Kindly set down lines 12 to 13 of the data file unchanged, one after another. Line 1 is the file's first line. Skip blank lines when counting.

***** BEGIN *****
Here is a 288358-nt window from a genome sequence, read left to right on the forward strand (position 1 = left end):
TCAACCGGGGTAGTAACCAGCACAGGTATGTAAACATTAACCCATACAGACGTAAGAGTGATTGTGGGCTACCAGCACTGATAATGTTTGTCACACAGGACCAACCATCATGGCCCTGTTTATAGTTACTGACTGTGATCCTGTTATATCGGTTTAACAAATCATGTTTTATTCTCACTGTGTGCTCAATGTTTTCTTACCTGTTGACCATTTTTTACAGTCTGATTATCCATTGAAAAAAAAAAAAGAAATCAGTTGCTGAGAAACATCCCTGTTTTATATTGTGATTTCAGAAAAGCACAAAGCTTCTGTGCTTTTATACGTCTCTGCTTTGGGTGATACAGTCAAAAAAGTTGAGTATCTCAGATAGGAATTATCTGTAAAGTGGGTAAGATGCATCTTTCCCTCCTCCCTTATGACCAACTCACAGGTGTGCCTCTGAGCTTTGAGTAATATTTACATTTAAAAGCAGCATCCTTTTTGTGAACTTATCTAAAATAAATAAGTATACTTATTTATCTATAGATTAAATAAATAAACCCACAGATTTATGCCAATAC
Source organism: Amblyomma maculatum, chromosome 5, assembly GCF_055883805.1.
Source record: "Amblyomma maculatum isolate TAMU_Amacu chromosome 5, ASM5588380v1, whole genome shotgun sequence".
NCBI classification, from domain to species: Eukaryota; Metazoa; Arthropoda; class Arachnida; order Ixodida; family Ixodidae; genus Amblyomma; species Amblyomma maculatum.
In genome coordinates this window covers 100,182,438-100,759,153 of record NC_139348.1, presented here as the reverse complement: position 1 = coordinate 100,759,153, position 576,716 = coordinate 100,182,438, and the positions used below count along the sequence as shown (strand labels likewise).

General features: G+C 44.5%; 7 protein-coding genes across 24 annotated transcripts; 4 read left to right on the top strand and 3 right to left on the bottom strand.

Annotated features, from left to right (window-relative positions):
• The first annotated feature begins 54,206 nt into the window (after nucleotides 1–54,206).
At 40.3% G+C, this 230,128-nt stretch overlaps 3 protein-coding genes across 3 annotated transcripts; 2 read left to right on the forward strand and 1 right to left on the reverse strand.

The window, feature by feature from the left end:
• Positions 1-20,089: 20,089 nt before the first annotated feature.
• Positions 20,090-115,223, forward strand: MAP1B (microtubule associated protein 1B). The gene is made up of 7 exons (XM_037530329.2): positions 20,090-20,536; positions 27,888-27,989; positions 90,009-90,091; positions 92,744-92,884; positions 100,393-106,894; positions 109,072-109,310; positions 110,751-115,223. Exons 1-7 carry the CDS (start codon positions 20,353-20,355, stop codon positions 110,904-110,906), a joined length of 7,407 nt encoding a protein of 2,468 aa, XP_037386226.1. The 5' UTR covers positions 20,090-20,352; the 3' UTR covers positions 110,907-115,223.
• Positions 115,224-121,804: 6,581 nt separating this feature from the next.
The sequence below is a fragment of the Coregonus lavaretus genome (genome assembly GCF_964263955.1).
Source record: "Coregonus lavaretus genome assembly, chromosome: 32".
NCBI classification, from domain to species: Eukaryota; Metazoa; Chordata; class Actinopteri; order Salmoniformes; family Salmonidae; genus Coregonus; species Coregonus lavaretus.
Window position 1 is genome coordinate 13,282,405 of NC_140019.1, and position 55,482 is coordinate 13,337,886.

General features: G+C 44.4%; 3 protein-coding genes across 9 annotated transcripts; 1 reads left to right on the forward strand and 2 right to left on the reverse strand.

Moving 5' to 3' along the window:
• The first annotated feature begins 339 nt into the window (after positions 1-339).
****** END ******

• Positions 1-20,089: 20,089 nt before the first annotated feature.
• Positions 20,090-115,223, forward strand: MAP1B (microtubule associated protein 1B). The gene is made up of 7 exons (XM_037530329.2): positions 20,090-20,536; positions 27,888-27,989; positions 90,009-90,091; positions 92,744-92,884; positions 100,393-106,894; positions 109,072-109,310; positions 110,751-115,223. Exons 1-7 carry the CDS (start codon positions 20,353-20,355, stop codon positions 110,904-110,906), a joined length of 7,407 nt encoding a protein of 2,468 aa, XP_037386226.1. The 5' UTR covers positions 20,090-20,352; the 3' UTR covers positions 110,907-115,223.